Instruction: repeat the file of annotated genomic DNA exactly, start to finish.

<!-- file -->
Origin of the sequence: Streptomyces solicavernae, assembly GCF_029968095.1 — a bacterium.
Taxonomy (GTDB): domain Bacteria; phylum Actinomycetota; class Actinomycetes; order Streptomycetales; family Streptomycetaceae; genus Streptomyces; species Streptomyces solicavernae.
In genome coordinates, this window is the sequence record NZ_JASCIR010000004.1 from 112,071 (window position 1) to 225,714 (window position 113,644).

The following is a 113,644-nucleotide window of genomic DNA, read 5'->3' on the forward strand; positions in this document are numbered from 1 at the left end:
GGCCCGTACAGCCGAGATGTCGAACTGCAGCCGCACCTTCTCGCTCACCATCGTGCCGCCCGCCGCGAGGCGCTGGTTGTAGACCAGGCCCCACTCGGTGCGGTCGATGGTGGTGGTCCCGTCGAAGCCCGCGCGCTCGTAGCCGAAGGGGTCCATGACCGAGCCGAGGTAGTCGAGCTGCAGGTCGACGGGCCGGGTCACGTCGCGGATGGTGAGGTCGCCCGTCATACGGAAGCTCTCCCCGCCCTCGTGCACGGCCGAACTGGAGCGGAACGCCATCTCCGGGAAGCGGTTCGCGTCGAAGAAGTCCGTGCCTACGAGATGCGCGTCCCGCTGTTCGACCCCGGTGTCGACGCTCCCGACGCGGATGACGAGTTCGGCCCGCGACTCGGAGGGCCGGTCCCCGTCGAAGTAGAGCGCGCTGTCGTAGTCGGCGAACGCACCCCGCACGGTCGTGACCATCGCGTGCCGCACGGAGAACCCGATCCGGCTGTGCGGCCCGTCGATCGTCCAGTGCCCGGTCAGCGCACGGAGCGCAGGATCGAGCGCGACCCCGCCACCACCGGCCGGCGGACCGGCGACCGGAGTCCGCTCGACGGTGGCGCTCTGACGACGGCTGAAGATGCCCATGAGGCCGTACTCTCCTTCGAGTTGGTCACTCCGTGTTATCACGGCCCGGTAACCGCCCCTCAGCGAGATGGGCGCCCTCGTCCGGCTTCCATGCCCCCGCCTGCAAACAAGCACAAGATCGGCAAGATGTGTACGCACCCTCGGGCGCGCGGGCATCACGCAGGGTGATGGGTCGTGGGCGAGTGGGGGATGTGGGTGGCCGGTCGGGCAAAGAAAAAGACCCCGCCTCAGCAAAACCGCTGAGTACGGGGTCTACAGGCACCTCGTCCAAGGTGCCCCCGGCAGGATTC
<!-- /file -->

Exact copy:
Origin of the sequence: Streptomyces solicavernae, assembly GCF_029968095.1 — a bacterium.
Taxonomy (GTDB): domain Bacteria; phylum Actinomycetota; class Actinomycetes; order Streptomycetales; family Streptomycetaceae; genus Streptomyces; species Streptomyces solicavernae.
In genome coordinates, this window is the sequence record NZ_JASCIR010000004.1 from 112,071 (window position 1) to 225,714 (window position 113,644).

The following is a 113,644-nucleotide window of genomic DNA, read 5'->3' on the forward strand; positions in this document are numbered from 1 at the left end:
GGCCCGTACAGCCGAGATGTCGAACTGCAGCCGCACCTTCTCGCTCACCATCGTGCCGCCCGCCGCGAGGCGCTGGTTGTAGACCAGGCCCCACTCGGTGCGGTCGATGGTGGTGGTCCCGTCGAAGCCCGCGCGCTCGTAGCCGAAGGGGTCCATGACCGAGCCGAGGTAGTCGAGCTGCAGGTCGACGGGCCGGGTCACGTCGCGGATGGTGAGGTCGCCCGTCATACGGAAGCTCTCCCCGCCCTCGTGCACGGCCGAACTGGAGCGGAACGCCATCTCCGGGAAGCGGTTCGCGTCGAAGAAGTCCGTGCCTACGAGATGCGCGTCCCGCTGTTCGACCCCGGTGTCGACGCTCCCGACGCGGATGACGAGTTCGGCCCGCGACTCGGAGGGCCGGTCCCCGTCGAAGTAGAGCGCGCTGTCGTAGTCGGCGAACGCACCCCGCACGGTCGTGACCATCGCGTGCCGCACGGAGAACCCGATCCGGCTGTGCGGCCCGTCGATCGTCCAGTGCCCGGTCAGCGCACGGAGCGCAGGATCGAGCGCGACCCCGCCACCACCGGCCGGCGGACCGGCGACCGGAGTCCGCTCGACGGTGGCGCTCTGACGACGGCTGAAGATGCCCATGAGGCCGTACTCTCCTTCGAGTTGGTCACTCCGTGTTATCACGGCCCGGTAACCGCCCCTCAGCGAGATGGGCGCCCTCGTCCGGCTTCCATGCCCCCGCCTGCAAACAAGCACAAGATCGGCAAGATGTGTACGCACCCTCGGGCGCGCGGGCATCACGCAGGGTGATGGGTCGTGGGCGAGTGGGGGATGTGGGTGGCCGGTCGGGCAAAGAAAAAGACCCCGCCTCAGCAAAACCGCTGAGTACGGGGTCTACAGGCACCTCGTCCAAGGTGCCCCCGGCAGGATTC